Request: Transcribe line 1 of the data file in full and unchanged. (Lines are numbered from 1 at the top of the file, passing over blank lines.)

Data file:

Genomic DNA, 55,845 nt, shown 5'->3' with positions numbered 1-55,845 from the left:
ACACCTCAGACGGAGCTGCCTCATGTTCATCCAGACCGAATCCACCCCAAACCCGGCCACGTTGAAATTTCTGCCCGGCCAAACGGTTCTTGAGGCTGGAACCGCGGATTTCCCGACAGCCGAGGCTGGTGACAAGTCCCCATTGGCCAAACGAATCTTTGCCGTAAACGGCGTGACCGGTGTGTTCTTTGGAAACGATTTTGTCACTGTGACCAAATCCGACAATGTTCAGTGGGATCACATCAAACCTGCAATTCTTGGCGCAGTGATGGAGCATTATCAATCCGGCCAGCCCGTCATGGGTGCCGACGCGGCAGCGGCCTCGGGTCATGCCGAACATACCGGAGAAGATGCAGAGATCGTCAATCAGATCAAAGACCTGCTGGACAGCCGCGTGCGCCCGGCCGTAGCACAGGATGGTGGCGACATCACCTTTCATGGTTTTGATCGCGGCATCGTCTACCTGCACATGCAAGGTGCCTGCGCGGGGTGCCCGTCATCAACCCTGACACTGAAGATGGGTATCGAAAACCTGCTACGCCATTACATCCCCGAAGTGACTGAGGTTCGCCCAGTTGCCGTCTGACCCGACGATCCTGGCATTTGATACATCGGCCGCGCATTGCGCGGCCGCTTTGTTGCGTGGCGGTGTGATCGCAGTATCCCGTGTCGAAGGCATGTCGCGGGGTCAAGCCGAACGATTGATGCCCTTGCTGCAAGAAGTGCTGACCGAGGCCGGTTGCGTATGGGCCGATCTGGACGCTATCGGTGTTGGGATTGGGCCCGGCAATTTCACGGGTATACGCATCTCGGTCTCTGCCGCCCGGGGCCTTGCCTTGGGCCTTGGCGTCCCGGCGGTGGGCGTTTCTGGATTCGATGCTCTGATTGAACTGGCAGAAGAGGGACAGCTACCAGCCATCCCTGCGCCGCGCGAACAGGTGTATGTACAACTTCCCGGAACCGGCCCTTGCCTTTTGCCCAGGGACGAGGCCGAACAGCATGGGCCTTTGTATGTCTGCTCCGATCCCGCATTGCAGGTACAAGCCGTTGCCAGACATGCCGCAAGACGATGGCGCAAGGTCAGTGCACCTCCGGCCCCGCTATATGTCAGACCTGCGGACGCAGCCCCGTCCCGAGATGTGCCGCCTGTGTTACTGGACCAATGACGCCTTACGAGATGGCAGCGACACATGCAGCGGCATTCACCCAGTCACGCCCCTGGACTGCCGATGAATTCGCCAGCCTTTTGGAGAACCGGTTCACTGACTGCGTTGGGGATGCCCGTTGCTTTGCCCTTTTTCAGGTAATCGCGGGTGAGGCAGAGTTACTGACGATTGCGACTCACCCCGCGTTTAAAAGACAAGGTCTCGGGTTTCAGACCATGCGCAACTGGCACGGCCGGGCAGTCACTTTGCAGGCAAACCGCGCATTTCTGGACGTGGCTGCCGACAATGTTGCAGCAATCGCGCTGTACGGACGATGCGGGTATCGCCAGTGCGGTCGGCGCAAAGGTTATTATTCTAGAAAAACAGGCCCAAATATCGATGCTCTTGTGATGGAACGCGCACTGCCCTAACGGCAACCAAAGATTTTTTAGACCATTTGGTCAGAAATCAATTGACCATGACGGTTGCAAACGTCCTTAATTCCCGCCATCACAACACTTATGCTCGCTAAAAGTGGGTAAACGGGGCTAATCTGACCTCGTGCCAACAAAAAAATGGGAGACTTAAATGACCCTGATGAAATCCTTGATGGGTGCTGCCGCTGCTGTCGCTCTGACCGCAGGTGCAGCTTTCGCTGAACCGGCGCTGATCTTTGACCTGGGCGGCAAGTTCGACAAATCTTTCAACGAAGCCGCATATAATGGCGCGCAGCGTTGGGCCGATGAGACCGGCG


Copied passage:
Genomic DNA, 55,845 nt, shown 5'->3' with positions numbered 1-55,845 from the left: